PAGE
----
Operations also extended southward. In 1827 John Magee joined with others in Pennsylvania to start a mail and stage line from Painted Post to Washigton by way of Williamsport and Harrisburgh. The coaches lumbering over the Laurel Mountain and along the rocky Susquehanna during the years 1827-30 carried their owner to the halls of Congress. John Magee had already served four years as Steuben County sheriff. In November 1826 he was elected as a Democrat to the House of Representatives. Magee turned over his share in the mail and stage business to his brother Thomas Jefferson Magee. However, John Magee was appointed a member of the House Post-Office and Post-Road Committee, which furnished him the opportunity to look after his own interests. The Congressman obligingly furnished the editor of the Bath Farmer's Advocate with a long list of new post rider routes established in Steuben County during his term of office.
As it happened, most of the contracts for these routes were won by his brother T. J. Magee.
The establishment of new post routes and offices was a usual means of dispensing political favors. But Magee & Company were extraordinarily successful in gathering the bounty for themselves. During the years 1829-32 they held 27 mail contracts totalling over $10,000. During the rest of the 1830s their contracts amounted to well over $20,000 a year, a figure surpassed in New York State only by the contracts for the great Albany-Buffalo line. T. J. Magee's mail routes included not only the main stagecoach runs, but also a large number of feeder lines, served by post riders. However, in 1837 the partners decided not to bid seriously on the weekly horse and rider routes; the small profits were not worth the effort. The main stagecoach routes must have been profitable, for they had a monopoly of the U.S. Mail and only sporadic competition from other stage lines. The stockholders in Magee's stage lines met every three months to calculate the mileage run, pay the bills, and split the profits.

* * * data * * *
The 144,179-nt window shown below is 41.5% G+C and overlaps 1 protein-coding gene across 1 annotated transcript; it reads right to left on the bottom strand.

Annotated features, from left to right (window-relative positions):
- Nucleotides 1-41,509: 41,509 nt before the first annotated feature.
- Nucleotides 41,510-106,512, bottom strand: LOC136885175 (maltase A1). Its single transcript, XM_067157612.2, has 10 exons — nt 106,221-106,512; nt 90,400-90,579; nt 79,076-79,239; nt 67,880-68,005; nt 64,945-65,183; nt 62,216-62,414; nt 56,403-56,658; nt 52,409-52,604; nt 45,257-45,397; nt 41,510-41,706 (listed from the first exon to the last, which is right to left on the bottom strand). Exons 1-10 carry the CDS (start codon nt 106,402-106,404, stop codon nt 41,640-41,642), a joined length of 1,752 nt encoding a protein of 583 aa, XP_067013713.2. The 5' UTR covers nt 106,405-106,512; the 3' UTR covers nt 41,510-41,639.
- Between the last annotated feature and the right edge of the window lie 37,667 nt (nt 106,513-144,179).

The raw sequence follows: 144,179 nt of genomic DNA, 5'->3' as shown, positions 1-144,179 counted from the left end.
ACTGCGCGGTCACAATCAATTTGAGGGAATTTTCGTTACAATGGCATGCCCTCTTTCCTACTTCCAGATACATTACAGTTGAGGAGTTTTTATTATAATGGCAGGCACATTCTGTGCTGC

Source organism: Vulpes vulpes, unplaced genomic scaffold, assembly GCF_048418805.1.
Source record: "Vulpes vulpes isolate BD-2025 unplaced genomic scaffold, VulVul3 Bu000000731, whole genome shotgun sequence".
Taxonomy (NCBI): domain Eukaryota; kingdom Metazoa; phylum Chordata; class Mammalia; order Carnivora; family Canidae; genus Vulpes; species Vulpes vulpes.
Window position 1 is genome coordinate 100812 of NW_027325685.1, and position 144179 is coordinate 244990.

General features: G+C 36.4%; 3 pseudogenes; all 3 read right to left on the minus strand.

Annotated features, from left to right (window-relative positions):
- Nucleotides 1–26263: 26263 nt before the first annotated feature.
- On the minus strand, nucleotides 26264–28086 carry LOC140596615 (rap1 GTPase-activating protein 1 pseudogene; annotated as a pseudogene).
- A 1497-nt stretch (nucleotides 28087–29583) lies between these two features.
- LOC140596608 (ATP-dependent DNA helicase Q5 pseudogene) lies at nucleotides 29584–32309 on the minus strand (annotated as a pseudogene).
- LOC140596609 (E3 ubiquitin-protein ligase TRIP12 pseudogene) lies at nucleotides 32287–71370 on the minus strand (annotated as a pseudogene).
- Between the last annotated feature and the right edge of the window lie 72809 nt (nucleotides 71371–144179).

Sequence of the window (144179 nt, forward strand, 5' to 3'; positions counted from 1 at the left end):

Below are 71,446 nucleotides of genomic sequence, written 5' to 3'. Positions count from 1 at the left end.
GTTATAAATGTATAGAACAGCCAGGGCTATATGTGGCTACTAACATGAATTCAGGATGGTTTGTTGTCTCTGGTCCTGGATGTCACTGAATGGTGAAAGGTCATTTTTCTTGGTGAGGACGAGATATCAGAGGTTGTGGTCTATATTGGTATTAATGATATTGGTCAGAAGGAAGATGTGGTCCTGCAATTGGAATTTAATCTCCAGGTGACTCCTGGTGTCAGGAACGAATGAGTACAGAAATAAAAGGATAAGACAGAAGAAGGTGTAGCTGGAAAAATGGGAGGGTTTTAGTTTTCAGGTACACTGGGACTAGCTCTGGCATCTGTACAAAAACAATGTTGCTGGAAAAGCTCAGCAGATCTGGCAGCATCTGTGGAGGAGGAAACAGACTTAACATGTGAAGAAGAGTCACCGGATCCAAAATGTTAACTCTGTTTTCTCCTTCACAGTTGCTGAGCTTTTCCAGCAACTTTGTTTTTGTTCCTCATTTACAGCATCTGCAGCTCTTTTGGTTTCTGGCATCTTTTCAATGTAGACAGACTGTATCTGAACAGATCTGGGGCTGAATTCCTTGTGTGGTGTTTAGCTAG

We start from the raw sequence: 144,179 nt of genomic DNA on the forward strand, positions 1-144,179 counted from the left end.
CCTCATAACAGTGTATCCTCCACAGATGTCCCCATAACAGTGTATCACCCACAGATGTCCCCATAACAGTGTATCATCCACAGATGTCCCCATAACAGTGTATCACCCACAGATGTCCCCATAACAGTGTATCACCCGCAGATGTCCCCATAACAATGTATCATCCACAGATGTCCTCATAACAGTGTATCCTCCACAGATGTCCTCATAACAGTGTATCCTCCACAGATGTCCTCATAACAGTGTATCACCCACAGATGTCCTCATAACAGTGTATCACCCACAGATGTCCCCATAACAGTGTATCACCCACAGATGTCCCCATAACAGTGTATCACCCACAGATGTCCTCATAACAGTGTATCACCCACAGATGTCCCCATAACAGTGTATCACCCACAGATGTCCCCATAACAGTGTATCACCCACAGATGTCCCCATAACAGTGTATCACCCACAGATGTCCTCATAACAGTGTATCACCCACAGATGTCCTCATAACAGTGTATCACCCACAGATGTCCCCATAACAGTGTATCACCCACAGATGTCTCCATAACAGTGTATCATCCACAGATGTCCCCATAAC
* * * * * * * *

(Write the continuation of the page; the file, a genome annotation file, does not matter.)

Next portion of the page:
Travelling by stagecoach was probably quite pleasant, if the weather was good and the trip short. Long journeys could be hard. Stagecoaches were small and cramped, seating nine persons inside and a few more on the roof. Coaches were also slow. On the main route from Bath to Rochester, Magee's coaches averaged five or six miles per hour including stops in good weather. They had to run all night to make the trip in the scheduled twenty hours. Horses were changed every twelve or fifteen miles. In winter the wheels were removed and replaced with sleigh runners, and the schedules lengthened by many hours. Delays and missed connections were frequent, especially in winter. Mail contractors had to pay fines every time they failed to move the mail according to schedule. Stagecoach fares were high. In 1833 a one-way ticket from Bath to Rochester cost $3.25, which was three days' good wages for a working man.
After building a stagecoach empire, John Magee looked to even bigger challenges. In 1831 he became the first president of the Steuben County Bank in Bath. In 1835 he dissolved his partnership with his brother T. J. Magee, who took over the stage lines and mail contracts. In 1840 John Magee and his former stageline partner Constant Cook bid for and got the contract for building the roadbed of the Erie Railroad for forty miles west of Hornellsville. T. J. Magee got out of the stageline business in 1841, probably because he expected that the "iron horse" would soon be hauling passengers and mail across the Southern Tier. The Erie's bankruptcy dashed this hope. In the later 1840s John Magee and Constant Cook won new contracts for building the railroad west from Binghampton. The profits from this immense construction project made both men millionaires. But John Magee got his start in business by running stagecoach lines, and for that accomplishment he is still best known today.
© 1990, James D. Folts, Jr.
This article is based mainly on newspaper advertisments, Badger & Porter's Stage Register, and published reports of U.S. Mail contracts. See also Richard F. Palmer, The "Old Line Mail": Stagecoach Days in Upstate New York [Lakemont: 1977]; Oliver W. Holmes, "The Stage-Coarch Business in the Hudson Valley," New York History, 12, , 231-56; and Oliver W.. Holmes and Peter T. Rohrbach, Stagecoach East: Stagecoach Days in the East from the Colonial Period to the Civil War [Washington: 1983].